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How to reduce the size of your images by 35% using the latest Google algorithm

A few weeks ago we were talking about Guetzli, the latest image compression algorithm whose source code Google had released and which promised 35% smaller images with the least possible loss of quality. On paper it sounds fantastic but, how could you have this technical marvel in the PC itself?

Until now you could always go to GitHub, download the source code and compile it yourself, but that is not something that is available to everyone. That’s why we can only thank the developer Javier Gutiérrez Chamorro that there is FileOptimizer, with which you can use Guetzli on your PC without problems and without going crazy compiling.

FileOptimizer in this case will help us to work with images, but it works with a huge variety of files. Its optimization works by default as a compression without loss of quality for any of the supported formats.

How to use Guetzli in FileOptimizer

Before continuing, it is worth noting that Guetzli is not activated by default in this program, we have to activate it by hand. For this we have to follow several steps:

  • Open FileOptimizer and close it as soon as it is open. By doing this a file called is created fileoptimizer.ini.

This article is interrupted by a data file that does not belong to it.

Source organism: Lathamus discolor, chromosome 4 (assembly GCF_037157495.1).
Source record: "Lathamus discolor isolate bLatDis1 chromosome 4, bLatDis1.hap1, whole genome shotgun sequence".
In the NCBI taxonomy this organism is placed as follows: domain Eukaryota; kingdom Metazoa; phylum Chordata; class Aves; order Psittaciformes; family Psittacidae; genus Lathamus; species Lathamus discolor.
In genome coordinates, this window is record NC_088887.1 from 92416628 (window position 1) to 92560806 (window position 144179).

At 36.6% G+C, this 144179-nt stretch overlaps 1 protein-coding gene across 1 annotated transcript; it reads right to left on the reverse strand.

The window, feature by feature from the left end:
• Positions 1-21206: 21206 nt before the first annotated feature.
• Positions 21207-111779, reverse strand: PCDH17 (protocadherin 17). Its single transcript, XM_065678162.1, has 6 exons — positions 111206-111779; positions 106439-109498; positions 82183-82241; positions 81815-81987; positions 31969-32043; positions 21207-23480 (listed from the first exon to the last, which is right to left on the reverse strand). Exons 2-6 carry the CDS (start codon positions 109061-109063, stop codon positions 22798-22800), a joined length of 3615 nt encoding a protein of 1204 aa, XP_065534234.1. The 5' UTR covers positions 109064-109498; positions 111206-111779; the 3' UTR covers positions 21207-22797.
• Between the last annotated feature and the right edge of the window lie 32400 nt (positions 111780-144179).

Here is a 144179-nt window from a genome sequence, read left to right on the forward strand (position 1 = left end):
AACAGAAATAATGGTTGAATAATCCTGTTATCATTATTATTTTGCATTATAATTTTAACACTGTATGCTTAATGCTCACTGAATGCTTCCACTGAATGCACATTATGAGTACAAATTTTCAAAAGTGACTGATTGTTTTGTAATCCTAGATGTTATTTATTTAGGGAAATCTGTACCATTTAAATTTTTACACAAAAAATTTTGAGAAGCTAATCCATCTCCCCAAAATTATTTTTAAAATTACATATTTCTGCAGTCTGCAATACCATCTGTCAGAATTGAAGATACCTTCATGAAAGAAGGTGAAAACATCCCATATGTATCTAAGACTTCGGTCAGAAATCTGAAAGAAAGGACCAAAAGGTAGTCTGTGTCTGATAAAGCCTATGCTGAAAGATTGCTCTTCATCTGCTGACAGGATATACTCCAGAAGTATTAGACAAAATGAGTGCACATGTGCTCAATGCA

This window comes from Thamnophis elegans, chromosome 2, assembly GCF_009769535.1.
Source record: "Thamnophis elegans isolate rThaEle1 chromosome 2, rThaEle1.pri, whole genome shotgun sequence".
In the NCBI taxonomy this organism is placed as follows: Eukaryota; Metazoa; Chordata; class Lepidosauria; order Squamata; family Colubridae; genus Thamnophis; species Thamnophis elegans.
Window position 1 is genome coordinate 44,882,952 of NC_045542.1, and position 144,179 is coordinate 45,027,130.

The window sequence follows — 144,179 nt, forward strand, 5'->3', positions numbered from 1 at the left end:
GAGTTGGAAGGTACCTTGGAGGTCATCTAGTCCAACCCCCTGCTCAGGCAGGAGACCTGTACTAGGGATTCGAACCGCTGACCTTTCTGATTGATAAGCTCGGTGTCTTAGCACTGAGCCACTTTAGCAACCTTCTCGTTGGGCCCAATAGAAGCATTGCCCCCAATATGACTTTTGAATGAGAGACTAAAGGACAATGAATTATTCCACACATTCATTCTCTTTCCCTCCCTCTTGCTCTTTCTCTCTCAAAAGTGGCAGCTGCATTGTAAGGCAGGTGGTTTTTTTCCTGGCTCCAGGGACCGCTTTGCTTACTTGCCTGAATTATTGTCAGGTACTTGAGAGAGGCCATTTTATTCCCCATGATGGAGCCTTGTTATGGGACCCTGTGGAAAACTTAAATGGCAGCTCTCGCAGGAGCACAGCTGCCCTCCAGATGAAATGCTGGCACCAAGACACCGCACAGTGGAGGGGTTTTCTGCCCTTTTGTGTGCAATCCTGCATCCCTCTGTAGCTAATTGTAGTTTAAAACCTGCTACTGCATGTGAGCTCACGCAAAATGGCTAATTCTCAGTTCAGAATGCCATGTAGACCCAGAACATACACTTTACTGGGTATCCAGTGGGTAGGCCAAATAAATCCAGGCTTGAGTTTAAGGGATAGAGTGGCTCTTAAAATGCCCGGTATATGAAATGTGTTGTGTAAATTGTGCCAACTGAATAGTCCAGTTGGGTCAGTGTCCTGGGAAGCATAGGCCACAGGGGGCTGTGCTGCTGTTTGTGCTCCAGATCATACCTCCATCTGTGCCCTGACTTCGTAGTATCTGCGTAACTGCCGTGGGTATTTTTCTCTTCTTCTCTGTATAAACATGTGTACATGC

• Go to the path C: \ Users \ Your_User \ and locate fileoptimizer.ini. When you have done it, double click on it to edit it with the notebook.
  • With the file open and ready to edit, locate the line JPEGAllowLossyand change the parameter falseto true, so that it is as follows:

JPEGAllowLossy=true

If you now reopen the program, Guetzli will already be working. And the way to use the program can not be easier: drag the file or files you want to the software window to place them, and then right click on the files to select Optimize all files. Keep in mind that, depending on the size of the files to be processed, the operation may take a while.

Remember that this compression algorithm works with browsers and existing image tools. From Google it is said that it will allow generating images of a size not too large, without compromising the quality of the image.

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